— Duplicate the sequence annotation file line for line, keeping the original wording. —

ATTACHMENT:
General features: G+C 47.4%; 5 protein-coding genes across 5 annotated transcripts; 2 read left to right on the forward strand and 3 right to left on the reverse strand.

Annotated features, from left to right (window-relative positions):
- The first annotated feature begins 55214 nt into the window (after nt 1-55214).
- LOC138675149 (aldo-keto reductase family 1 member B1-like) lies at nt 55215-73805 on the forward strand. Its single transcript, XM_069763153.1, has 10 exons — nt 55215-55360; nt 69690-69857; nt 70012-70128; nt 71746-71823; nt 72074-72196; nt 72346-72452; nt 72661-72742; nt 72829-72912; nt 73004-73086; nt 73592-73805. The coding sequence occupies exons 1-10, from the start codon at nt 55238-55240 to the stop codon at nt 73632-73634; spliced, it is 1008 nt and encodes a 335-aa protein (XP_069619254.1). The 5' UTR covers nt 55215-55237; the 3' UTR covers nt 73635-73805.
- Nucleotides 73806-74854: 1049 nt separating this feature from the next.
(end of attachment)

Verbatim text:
General features: G+C 47.4%; 5 protein-coding genes across 5 annotated transcripts; 2 read left to right on the forward strand and 3 right to left on the reverse strand.

Annotated features, from left to right (window-relative positions):
- The first annotated feature begins 55214 nt into the window (after nt 1-55214).
- LOC138675149 (aldo-keto reductase family 1 member B1-like) lies at nt 55215-73805 on the forward strand. Its single transcript, XM_069763153.1, has 10 exons — nt 55215-55360; nt 69690-69857; nt 70012-70128; nt 71746-71823; nt 72074-72196; nt 72346-72452; nt 72661-72742; nt 72829-72912; nt 73004-73086; nt 73592-73805. The coding sequence occupies exons 1-10, from the start codon at nt 55238-55240 to the stop codon at nt 73632-73634; spliced, it is 1008 nt and encodes a 335-aa protein (XP_069619254.1). The 5' UTR covers nt 55215-55237; the 3' UTR covers nt 73635-73805.
- Nucleotides 73806-74854: 1049 nt separating this feature from the next.